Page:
Mobile phone-based monitoring may allow for better measurement of how Gaucher disease affects the lives of those who have it, a new pilot study reports.
The investigators suggest that such monitoring also might allow healthcare providers to improve personalized care, and could be useful in research.
Titled “Measuring disease activity and patient experience remotely using wearable technology and a mobile phone app: outcomes from a pilot study in Gaucher disease,” the study was published in Orphanet Journal of Rare Diseases.
Measuring the severity of one of the three types of Gaucher disease a person has is necessary for proper medical care and treatment to be provided. It’s also critical for clinical trials — after all, if one can’t measure how bad a disease is, it’s hard to say whether an investigational treatment has helped at all.
Generally, disease severity is assessed by a clinician during a visit to the doctor or hospital. But this sole assessment at a single moment in time — a snapshot — cannot fully encapsulate what patients experience throughout their day-to-day lives.
This has led to an interest in monitoring using cell phones, which can provide information as people move through their lives. In this pilot study, researchers tested out such a strategy for people with Gaucher disease.
They used an app called Aparito, made by the company of the same name, which helped carry out the study. The app allowed patients to record “events” — from bone pain to sleep issues to diarrhea — as they were experienced.
In addition, the app synced up to a wearable fitness tracker, which measured the steps each patient walked. The researchers suggested the data generated could be extrapolated as a general indicator of physical activity and, by extension, disease severity — less Gaucher-related impairments, so less-severe Gaucher disease.
The app and sensor were given to 21 people with Gaucher disease, ages 5 to 48. For the youngest participants, the apps were on their parents’ phones. The study participants then went out into the world and about their daily routine, recording data for anywhere from two weeks to a year.
The researchers recorded step data for all but three of the participants, averaging 31.19 days worth of data per patient. They noted a few interesting correlations in this data. For one, the Gaucher patients with more severe bone disease tended to take fewer steps per day.
In addition, participants with neurological Gaucher disease (nGD), specifically those with Types 2 and 3, tended to take fewer steps per day than those with Type 1, which doesn’t affect the nervous system.
A total of 210 disease-related “events” were reported by 13 of the participants — with a range from one to 102 events reported per patient. The most commonly reported event was bone pain, which accounted for 48% of all reported events. The investigators noted that these reports came primarily from two participants, one of whom had severe bone disease. The other, the researchers said, “has relatively minimal objective evidence of bone disease but was the highest app user.”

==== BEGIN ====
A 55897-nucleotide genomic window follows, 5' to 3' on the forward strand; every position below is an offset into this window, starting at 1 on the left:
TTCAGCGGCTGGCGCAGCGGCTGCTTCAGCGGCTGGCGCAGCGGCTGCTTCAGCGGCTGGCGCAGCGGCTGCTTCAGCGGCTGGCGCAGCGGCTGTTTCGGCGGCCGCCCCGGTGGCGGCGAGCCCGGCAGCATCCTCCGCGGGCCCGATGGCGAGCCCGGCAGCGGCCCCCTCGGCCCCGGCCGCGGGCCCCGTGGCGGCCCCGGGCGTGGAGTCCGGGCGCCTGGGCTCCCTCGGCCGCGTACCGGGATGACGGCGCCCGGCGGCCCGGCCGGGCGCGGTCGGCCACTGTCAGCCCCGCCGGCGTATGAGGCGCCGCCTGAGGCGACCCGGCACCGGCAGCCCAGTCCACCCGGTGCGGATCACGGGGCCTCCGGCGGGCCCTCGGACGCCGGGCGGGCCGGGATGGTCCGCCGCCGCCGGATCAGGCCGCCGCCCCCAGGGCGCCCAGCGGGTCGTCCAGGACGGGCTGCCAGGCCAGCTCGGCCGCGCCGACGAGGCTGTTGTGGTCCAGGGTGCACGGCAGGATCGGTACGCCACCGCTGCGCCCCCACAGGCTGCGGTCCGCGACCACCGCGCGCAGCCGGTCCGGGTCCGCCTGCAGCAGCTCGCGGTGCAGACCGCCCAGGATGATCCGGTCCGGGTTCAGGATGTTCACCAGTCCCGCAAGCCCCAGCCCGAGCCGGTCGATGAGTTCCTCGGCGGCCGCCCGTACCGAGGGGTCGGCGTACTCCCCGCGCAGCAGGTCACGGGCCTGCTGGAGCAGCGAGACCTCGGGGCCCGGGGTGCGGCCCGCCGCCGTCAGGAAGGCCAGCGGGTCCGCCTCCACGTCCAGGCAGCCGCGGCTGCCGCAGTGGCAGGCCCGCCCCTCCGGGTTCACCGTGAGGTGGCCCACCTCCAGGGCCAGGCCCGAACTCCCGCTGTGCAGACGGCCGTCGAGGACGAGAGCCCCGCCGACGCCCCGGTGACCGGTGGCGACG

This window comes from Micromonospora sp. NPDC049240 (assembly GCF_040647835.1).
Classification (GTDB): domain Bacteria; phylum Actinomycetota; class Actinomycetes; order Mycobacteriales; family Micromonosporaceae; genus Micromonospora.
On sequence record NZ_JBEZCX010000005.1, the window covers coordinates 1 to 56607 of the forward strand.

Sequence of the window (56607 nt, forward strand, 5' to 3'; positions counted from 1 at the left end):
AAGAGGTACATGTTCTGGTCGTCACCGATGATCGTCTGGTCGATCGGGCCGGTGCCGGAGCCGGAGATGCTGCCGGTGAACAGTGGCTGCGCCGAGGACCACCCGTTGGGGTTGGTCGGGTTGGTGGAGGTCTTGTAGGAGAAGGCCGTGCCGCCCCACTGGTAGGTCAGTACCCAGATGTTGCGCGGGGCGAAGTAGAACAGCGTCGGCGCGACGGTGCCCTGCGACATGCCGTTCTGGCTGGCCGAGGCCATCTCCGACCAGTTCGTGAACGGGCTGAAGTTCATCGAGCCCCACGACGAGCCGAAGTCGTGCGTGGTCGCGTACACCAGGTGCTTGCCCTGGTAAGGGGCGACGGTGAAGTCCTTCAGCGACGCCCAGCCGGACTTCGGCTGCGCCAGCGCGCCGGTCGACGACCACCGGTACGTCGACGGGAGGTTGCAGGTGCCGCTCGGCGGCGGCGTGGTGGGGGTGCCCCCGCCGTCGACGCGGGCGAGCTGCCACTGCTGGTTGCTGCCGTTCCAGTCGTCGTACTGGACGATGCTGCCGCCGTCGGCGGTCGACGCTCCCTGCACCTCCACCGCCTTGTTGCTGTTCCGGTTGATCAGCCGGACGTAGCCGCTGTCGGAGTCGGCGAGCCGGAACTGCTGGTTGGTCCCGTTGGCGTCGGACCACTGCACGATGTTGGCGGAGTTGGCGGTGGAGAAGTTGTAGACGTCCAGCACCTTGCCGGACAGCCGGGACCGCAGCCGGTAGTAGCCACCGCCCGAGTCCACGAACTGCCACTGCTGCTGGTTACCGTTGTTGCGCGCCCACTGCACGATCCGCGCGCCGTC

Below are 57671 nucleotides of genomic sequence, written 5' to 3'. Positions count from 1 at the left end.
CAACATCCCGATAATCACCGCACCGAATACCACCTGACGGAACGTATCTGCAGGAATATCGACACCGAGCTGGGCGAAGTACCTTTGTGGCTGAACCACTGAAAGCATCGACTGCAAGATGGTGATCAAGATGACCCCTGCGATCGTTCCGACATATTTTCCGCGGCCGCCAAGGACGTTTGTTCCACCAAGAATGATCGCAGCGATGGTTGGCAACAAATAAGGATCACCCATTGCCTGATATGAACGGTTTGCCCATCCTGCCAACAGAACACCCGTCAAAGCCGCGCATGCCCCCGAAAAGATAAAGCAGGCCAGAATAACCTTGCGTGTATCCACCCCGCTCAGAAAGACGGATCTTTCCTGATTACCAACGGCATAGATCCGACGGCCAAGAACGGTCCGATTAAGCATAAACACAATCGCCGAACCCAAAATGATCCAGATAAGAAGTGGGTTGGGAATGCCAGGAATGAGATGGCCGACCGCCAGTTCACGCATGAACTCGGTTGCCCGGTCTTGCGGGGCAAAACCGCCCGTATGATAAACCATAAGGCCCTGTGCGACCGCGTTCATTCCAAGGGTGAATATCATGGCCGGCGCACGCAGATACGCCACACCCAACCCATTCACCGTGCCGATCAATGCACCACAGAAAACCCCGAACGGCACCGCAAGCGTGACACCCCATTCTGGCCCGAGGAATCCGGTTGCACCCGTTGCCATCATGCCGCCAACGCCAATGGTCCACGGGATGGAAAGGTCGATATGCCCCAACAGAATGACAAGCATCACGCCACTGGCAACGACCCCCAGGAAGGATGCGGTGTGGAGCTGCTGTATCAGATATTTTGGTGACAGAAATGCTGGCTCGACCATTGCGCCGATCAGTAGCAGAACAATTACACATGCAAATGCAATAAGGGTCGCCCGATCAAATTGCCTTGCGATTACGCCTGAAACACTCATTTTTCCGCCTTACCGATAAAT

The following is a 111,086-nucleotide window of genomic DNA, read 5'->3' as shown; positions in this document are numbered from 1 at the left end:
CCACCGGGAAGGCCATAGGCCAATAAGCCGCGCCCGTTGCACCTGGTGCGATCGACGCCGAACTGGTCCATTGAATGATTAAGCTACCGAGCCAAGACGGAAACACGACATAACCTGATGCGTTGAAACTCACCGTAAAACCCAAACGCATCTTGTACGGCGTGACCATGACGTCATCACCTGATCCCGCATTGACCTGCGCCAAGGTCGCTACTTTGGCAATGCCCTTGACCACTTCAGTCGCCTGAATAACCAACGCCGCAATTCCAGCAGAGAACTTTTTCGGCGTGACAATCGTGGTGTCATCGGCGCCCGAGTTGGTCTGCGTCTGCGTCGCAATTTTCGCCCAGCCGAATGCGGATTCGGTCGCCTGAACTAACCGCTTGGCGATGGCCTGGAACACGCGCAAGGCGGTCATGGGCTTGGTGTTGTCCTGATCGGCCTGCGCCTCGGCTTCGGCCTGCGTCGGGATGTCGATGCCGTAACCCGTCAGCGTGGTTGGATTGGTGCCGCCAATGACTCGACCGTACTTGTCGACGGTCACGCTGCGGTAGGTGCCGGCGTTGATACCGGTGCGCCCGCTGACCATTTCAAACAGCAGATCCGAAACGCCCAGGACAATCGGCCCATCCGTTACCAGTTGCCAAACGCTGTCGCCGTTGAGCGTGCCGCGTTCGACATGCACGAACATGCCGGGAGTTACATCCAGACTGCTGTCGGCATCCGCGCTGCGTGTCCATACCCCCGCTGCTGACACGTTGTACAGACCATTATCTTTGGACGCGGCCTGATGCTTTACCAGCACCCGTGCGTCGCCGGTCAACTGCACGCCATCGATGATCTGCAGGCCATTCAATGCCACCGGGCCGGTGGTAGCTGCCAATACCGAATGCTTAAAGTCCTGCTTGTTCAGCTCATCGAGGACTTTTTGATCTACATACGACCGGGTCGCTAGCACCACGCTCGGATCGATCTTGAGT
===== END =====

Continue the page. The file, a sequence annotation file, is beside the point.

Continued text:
The researchers stressed, however, that seven of the nine participants with nGD reported bone pain at least once, “indicating that this is a significant disease feature across the cohort, even though it might be over shadowed by other clinical manifestations.”
Zeroing in on the participant who was the highest app user — identified as patient 005 — the researchers noted that this individual’s use of the monitoring system was an illustration of how the technology can give a holistic picture of patient health. They noted, for example, that a period of low step count was linked with patient-reported difficulty joining in activities, struggles completing daily tasks, and poor sleep. This, the researchers said, gives an “objective illustration of the overall picture for clinical staff to see.”
The researchers also solicited feedback from participants about their use of the device. They noted that, “since this pilot study there have been significant changes to the underlying technology, with the aim to simplify and improve the user experience.”
This included changes to both the app and the sensor. In addition, some participants — most notably young adults — reported a desire to have more access to their own information, essentially a “symptom diary.” The researchers had deliberately avoided putting such a feature in the app originally, “so as to limit the exposure of unfiltered raw data to patients.” However, they suggest this may be an avenue worth exploring.
Overall, this study demonstrates the feasibility of this kind of patient monitoring for Gaucher disease, the investigators said. Further research will be needed to continually improve the technology and to figure out how the data collected can be most effectively applied, both in clinical practice and in research.
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